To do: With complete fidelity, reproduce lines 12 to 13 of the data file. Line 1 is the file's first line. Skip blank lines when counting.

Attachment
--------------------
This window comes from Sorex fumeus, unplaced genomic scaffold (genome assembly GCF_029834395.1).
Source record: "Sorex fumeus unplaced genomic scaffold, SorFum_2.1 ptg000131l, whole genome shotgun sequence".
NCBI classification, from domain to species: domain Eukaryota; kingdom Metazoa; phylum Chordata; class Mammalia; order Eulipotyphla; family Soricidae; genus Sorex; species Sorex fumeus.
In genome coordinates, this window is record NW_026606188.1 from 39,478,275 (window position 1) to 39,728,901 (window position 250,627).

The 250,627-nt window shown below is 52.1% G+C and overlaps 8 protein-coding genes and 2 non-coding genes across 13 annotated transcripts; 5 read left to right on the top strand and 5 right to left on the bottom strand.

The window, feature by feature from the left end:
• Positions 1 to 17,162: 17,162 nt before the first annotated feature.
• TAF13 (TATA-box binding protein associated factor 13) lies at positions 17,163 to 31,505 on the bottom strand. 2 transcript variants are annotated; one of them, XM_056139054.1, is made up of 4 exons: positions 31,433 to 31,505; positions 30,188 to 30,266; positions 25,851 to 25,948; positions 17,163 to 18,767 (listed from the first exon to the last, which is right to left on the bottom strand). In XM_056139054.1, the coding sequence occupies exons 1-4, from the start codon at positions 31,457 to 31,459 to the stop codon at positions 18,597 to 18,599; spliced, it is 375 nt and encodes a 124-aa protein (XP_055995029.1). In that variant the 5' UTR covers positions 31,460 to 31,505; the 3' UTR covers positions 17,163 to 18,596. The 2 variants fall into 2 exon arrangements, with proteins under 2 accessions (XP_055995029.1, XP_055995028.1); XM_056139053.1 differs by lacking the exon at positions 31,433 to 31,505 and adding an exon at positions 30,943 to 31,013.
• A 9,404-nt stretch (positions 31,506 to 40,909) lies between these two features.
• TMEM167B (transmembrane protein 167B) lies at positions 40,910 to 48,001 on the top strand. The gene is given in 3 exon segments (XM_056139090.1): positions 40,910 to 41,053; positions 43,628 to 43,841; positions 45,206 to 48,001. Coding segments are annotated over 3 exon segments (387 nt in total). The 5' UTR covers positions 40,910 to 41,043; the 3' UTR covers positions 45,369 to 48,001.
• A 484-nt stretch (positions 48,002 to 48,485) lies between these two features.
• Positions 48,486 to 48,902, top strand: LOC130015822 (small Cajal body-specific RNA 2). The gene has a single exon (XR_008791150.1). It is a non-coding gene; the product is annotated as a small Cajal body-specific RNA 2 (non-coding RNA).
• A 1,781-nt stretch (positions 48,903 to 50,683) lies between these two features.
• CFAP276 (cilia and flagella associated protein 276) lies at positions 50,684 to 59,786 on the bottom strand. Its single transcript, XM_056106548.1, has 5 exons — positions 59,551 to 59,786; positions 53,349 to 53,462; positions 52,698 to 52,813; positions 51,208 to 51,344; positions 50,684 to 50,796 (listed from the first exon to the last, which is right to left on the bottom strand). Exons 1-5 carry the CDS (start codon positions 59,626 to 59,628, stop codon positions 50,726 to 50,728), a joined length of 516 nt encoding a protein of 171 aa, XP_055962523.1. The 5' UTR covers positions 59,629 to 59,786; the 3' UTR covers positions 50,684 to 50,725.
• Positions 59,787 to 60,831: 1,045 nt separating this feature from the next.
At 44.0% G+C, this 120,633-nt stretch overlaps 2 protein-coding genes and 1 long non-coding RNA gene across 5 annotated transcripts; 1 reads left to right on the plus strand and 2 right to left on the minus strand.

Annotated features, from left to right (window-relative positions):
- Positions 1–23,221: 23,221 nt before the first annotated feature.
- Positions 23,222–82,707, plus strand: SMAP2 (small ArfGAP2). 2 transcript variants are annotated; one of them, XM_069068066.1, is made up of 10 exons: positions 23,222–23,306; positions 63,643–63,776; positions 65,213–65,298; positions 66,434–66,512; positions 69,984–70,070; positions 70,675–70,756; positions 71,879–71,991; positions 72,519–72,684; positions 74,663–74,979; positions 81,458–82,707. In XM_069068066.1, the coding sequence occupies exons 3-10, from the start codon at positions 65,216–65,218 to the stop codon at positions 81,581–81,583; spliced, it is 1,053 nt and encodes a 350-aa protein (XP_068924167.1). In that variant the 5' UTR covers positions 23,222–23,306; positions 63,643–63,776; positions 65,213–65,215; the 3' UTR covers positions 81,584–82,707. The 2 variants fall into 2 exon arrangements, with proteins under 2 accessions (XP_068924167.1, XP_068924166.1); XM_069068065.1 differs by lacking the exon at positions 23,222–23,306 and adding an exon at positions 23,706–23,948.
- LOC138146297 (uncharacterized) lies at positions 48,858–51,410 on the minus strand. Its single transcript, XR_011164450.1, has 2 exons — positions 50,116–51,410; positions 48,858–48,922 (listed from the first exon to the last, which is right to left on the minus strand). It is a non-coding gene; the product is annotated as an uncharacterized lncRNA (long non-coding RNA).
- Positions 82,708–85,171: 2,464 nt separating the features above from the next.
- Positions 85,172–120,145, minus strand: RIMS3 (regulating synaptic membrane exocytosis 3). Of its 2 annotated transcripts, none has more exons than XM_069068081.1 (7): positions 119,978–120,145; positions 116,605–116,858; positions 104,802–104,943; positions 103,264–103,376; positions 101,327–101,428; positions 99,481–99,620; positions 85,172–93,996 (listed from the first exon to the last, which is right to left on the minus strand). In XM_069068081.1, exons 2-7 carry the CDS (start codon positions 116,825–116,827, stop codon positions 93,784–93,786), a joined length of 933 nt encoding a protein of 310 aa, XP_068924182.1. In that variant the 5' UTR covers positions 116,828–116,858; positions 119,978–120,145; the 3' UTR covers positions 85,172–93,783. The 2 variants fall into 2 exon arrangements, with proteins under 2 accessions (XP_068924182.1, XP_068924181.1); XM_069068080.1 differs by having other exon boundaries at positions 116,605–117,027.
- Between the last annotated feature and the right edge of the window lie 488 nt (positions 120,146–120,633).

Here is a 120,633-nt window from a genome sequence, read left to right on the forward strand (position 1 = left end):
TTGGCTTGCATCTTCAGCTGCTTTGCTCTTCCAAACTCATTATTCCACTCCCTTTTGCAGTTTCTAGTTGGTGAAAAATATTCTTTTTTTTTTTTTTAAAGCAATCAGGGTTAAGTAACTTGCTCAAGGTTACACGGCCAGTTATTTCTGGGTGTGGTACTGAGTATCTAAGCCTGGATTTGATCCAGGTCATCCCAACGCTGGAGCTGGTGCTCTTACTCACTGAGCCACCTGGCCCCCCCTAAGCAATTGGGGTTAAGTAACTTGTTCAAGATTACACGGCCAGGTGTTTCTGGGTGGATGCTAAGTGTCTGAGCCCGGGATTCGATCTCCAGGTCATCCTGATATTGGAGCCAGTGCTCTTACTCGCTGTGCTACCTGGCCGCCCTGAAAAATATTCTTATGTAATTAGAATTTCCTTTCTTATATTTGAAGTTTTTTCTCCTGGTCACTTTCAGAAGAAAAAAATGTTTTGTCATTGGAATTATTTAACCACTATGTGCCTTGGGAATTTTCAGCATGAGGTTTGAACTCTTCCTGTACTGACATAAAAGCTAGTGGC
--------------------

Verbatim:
• Positions 48,486 to 48,902, top strand: LOC130015822 (small Cajal body-specific RNA 2). The gene has a single exon (XR_008791150.1). It is a non-coding gene; the product is annotated as a small Cajal body-specific RNA 2 (non-coding RNA).
• A 1,781-nt stretch (positions 48,903 to 50,683) lies between these two features.